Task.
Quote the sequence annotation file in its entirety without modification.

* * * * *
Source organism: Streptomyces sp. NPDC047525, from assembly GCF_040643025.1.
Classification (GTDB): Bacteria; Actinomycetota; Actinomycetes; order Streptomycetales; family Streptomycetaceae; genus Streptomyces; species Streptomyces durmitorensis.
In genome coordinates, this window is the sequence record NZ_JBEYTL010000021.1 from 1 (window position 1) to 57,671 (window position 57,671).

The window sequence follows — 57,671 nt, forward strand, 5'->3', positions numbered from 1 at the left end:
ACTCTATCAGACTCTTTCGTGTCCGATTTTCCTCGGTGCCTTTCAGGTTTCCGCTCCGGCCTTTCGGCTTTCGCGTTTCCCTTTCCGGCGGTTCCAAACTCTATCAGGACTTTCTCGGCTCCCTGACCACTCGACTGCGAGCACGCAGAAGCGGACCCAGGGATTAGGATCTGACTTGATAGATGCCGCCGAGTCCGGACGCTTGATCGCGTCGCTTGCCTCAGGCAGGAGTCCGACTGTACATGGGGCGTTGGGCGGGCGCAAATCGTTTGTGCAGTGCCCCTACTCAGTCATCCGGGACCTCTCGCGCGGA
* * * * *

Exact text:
Source organism: Streptomyces sp. NPDC047525, from assembly GCF_040643025.1.
Classification (GTDB): Bacteria; Actinomycetota; Actinomycetes; order Streptomycetales; family Streptomycetaceae; genus Streptomyces; species Streptomyces durmitorensis.
In genome coordinates, this window is the sequence record NZ_JBEYTL010000021.1 from 1 (window position 1) to 57,671 (window position 57,671).

The window sequence follows — 57,671 nt, forward strand, 5'->3', positions numbered from 1 at the left end:
ACTCTATCAGACTCTTTCGTGTCCGATTTTCCTCGGTGCCTTTCAGGTTTCCGCTCCGGCCTTTCGGCTTTCGCGTTTCCCTTTCCGGCGGTTCCAAACTCTATCAGGACTTTCTCGGCTCCCTGACCACTCGACTGCGAGCACGCAGAAGCGGACCCAGGGATTAGGATCTGACTTGATAGATGCCGCCGAGTCCGGACGCTTGATCGCGTCGCTTGCCTCAGGCAGGAGTCCGACTGTACATGGGGCGTTGGGCGGGCGCAAATCGTTTGTGCAGTGCCCCTACTCAGTCATCCGGGACCTCTCGCGCGGA